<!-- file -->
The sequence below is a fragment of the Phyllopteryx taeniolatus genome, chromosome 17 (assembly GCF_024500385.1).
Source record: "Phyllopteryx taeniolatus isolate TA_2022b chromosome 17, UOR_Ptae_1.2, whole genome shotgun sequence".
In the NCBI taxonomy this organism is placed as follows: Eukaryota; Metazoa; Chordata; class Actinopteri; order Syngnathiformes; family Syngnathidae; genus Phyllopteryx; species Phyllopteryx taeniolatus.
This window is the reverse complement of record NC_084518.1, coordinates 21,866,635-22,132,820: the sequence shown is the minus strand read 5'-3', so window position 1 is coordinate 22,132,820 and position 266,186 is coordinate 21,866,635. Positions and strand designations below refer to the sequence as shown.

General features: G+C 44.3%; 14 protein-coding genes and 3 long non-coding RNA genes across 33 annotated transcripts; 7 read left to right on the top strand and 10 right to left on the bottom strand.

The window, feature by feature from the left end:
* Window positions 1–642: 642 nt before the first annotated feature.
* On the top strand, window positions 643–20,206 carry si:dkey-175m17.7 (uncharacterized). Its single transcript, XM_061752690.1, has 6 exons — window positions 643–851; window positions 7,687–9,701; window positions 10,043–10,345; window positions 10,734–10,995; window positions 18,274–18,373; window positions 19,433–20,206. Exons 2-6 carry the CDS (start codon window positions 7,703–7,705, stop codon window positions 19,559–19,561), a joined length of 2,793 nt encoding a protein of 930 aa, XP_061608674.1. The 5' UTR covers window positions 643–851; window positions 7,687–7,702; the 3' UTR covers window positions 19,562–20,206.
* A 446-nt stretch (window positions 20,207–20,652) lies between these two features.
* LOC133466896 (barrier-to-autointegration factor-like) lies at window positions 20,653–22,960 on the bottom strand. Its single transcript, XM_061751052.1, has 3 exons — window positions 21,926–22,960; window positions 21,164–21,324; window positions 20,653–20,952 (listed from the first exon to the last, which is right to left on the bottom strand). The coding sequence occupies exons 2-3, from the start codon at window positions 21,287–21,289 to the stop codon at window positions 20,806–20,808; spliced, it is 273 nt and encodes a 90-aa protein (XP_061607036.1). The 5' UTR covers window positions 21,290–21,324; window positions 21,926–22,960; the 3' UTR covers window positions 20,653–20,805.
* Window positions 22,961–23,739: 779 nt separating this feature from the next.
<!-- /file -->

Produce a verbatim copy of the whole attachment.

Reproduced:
The sequence below is a fragment of the Phyllopteryx taeniolatus genome, chromosome 17 (assembly GCF_024500385.1).
Source record: "Phyllopteryx taeniolatus isolate TA_2022b chromosome 17, UOR_Ptae_1.2, whole genome shotgun sequence".
In the NCBI taxonomy this organism is placed as follows: Eukaryota; Metazoa; Chordata; class Actinopteri; order Syngnathiformes; family Syngnathidae; genus Phyllopteryx; species Phyllopteryx taeniolatus.
This window is the reverse complement of record NC_084518.1, coordinates 21,866,635-22,132,820: the sequence shown is the minus strand read 5'-3', so window position 1 is coordinate 22,132,820 and position 266,186 is coordinate 21,866,635. Positions and strand designations below refer to the sequence as shown.

General features: G+C 44.3%; 14 protein-coding genes and 3 long non-coding RNA genes across 33 annotated transcripts; 7 read left to right on the top strand and 10 right to left on the bottom strand.

The window, feature by feature from the left end:
* Window positions 1–642: 642 nt before the first annotated feature.
* On the top strand, window positions 643–20,206 carry si:dkey-175m17.7 (uncharacterized). Its single transcript, XM_061752690.1, has 6 exons — window positions 643–851; window positions 7,687–9,701; window positions 10,043–10,345; window positions 10,734–10,995; window positions 18,274–18,373; window positions 19,433–20,206. Exons 2-6 carry the CDS (start codon window positions 7,703–7,705, stop codon window positions 19,559–19,561), a joined length of 2,793 nt encoding a protein of 930 aa, XP_061608674.1. The 5' UTR covers window positions 643–851; window positions 7,687–7,702; the 3' UTR covers window positions 19,562–20,206.
* A 446-nt stretch (window positions 20,207–20,652) lies between these two features.
* LOC133466896 (barrier-to-autointegration factor-like) lies at window positions 20,653–22,960 on the bottom strand. Its single transcript, XM_061751052.1, has 3 exons — window positions 21,926–22,960; window positions 21,164–21,324; window positions 20,653–20,952 (listed from the first exon to the last, which is right to left on the bottom strand). The coding sequence occupies exons 2-3, from the start codon at window positions 21,287–21,289 to the stop codon at window positions 20,806–20,808; spliced, it is 273 nt and encodes a 90-aa protein (XP_061607036.1). The 5' UTR covers window positions 21,290–21,324; window positions 21,926–22,960; the 3' UTR covers window positions 20,653–20,805.
* Window positions 22,961–23,739: 779 nt separating this feature from the next.